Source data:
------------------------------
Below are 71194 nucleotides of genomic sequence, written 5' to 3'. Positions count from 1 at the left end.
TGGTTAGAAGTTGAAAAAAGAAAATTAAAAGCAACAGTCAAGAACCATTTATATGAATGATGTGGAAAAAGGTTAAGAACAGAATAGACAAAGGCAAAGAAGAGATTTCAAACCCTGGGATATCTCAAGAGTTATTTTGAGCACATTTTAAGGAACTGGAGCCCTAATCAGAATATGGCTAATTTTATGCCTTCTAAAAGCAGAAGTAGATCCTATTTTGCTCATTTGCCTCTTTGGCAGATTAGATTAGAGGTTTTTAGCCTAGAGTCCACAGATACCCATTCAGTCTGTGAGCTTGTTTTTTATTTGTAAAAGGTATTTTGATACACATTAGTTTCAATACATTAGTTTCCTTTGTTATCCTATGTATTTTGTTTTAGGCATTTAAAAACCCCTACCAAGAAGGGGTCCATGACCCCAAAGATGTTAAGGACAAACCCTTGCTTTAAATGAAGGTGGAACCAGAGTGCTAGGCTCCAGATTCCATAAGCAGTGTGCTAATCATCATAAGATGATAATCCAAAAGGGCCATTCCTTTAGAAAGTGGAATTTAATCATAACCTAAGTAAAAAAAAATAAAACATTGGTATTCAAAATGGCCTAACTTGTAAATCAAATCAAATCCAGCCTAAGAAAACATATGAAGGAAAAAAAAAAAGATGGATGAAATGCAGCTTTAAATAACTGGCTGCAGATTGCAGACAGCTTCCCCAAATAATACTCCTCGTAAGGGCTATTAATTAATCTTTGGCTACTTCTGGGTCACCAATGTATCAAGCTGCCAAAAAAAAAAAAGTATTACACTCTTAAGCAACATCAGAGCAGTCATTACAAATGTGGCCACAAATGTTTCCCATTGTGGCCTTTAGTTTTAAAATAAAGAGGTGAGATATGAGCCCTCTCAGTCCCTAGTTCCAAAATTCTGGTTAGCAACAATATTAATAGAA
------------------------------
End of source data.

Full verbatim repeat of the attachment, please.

Below are 71194 nucleotides of genomic sequence, written 5' to 3'. Positions count from 1 at the left end.
TGGTTAGAAGTTGAAAAAAGAAAATTAAAAGCAACAGTCAAGAACCATTTATATGAATGATGTGGAAAAAGGTTAAGAACAGAATAGACAAAGGCAAAGAAGAGATTTCAAACCCTGGGATATCTCAAGAGTTATTTTGAGCACATTTTAAGGAACTGGAGCCCTAATCAGAATATGGCTAATTTTATGCCTTCTAAAAGCAGAAGTAGATCCTATTTTGCTCATTTGCCTCTTTGGCAGATTAGATTAGAGGTTTTTAGCCTAGAGTCCACAGATACCCATTCAGTCTGTGAGCTTGTTTTTTATTTGTAAAAGGTATTTTGATACACATTAGTTTCAATACATTAGTTTCCTTTGTTATCCTATGTATTTTGTTTTAGGCATTTAAAAACCCCTACCAAGAAGGGGTCCATGACCCCAAAGATGTTAAGGACAAACCCTTGCTTTAAATGAAGGTGGAACCAGAGTGCTAGGCTCCAGATTCCATAAGCAGTGTGCTAATCATCATAAGATGATAATCCAAAAGGGCCATTCCTTTAGAAAGTGGAATTTAATCATAACCTAAGTAAAAAAAAATAAAACATTGGTATTCAAAATGGCCTAACTTGTAAATCAAATCAAATCCAGCCTAAGAAAACATATGAAGGAAAAAAAAAAAGATGGATGAAATGCAGCTTTAAATAACTGGCTGCAGATTGCAGACAGCTTCCCCAAATAATACTCCTCGTAAGGGCTATTAATTAATCTTTGGCTACTTCTGGGTCACCAATGTATCAAGCTGCCAAAAAAAAAAAAGTATTACACTCTTAAGCAACATCAGAGCAGTCATTACAAATGTGGCCACAAATGTTTCCCATTGTGGCCTTTAGTTTTAAAATAAAGAGGTGAGATATGAGCCCTCTCAGTCCCTAGTTCCAAAATTCTGGTTAGCAACAATATTAATAGAA